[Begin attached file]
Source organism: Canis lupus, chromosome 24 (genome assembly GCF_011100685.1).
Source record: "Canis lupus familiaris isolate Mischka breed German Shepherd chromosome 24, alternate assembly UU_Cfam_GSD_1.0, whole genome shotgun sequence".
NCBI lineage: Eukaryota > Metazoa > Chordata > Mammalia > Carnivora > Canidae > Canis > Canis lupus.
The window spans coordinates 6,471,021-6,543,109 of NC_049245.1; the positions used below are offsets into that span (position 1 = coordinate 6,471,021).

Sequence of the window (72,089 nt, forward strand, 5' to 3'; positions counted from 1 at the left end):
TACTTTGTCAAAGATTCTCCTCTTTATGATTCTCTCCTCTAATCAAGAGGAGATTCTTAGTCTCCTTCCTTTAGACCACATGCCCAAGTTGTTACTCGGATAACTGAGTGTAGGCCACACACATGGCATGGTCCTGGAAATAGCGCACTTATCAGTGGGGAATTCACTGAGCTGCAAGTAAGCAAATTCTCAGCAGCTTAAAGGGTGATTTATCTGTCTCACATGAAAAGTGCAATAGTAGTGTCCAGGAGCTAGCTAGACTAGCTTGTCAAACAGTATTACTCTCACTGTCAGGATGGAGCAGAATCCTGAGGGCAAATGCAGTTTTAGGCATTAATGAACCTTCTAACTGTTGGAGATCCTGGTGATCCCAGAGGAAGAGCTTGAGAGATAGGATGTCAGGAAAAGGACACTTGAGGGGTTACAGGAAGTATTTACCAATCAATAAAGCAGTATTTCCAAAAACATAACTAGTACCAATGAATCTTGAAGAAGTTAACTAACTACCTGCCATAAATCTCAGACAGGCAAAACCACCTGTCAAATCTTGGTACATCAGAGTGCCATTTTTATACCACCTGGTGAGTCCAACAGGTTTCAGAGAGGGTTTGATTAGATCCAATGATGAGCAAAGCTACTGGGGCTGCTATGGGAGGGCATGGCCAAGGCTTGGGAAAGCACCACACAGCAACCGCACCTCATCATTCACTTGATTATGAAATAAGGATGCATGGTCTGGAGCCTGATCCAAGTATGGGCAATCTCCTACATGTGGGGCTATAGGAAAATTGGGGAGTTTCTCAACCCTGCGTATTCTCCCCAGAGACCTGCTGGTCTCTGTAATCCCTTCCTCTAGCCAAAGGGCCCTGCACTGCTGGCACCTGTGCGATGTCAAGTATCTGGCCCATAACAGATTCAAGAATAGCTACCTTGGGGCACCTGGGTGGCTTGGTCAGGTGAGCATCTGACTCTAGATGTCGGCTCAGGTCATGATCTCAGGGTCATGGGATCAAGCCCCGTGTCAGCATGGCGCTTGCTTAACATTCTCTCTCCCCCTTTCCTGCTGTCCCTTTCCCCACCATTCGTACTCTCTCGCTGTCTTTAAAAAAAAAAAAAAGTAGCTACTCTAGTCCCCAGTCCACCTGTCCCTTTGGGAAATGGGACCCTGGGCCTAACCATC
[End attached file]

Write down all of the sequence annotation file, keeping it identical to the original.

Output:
Source organism: Canis lupus, chromosome 24 (genome assembly GCF_011100685.1).
Source record: "Canis lupus familiaris isolate Mischka breed German Shepherd chromosome 24, alternate assembly UU_Cfam_GSD_1.0, whole genome shotgun sequence".
NCBI lineage: Eukaryota > Metazoa > Chordata > Mammalia > Carnivora > Canidae > Canis > Canis lupus.
The window spans coordinates 6,471,021-6,543,109 of NC_049245.1; the positions used below are offsets into that span (position 1 = coordinate 6,471,021).

Sequence of the window (72,089 nt, forward strand, 5' to 3'; positions counted from 1 at the left end):
TACTTTGTCAAAGATTCTCCTCTTTATGATTCTCTCCTCTAATCAAGAGGAGATTCTTAGTCTCCTTCCTTTAGACCACATGCCCAAGTTGTTACTCGGATAACTGAGTGTAGGCCACACACATGGCATGGTCCTGGAAATAGCGCACTTATCAGTGGGGAATTCACTGAGCTGCAAGTAAGCAAATTCTCAGCAGCTTAAAGGGTGATTTATCTGTCTCACATGAAAAGTGCAATAGTAGTGTCCAGGAGCTAGCTAGACTAGCTTGTCAAACAGTATTACTCTCACTGTCAGGATGGAGCAGAATCCTGAGGGCAAATGCAGTTTTAGGCATTAATGAACCTTCTAACTGTTGGAGATCCTGGTGATCCCAGAGGAAGAGCTTGAGAGATAGGATGTCAGGAAAAGGACACTTGAGGGGTTACAGGAAGTATTTACCAATCAATAAAGCAGTATTTCCAAAAACATAACTAGTACCAATGAATCTTGAAGAAGTTAACTAACTACCTGCCATAAATCTCAGACAGGCAAAACCACCTGTCAAATCTTGGTACATCAGAGTGCCATTTTTATACCACCTGGTGAGTCCAACAGGTTTCAGAGAGGGTTTGATTAGATCCAATGATGAGCAAAGCTACTGGGGCTGCTATGGGAGGGCATGGCCAAGGCTTGGGAAAGCACCACACAGCAACCGCACCTCATCATTCACTTGATTATGAAATAAGGATGCATGGTCTGGAGCCTGATCCAAGTATGGGCAATCTCCTACATGTGGGGCTATAGGAAAATTGGGGAGTTTCTCAACCCTGCGTATTCTCCCCAGAGACCTGCTGGTCTCTGTAATCCCTTCCTCTAGCCAAAGGGCCCTGCACTGCTGGCACCTGTGCGATGTCAAGTATCTGGCCCATAACAGATTCAAGAATAGCTACCTTGGGGCACCTGGGTGGCTTGGTCAGGTGAGCATCTGACTCTAGATGTCGGCTCAGGTCATGATCTCAGGGTCATGGGATCAAGCCCCGTGTCAGCATGGCGCTTGCTTAACATTCTCTCTCCCCCTTTCCTGCTGTCCCTTTCCCCACCATTCGTACTCTCTCGCTGTCTTTAAAAAAAAAAAAAAGTAGCTACTCTAGTCCCCAGTCCACCTGTCCCTTTGGGAAATGGGACCCTGGGCCTAACCATC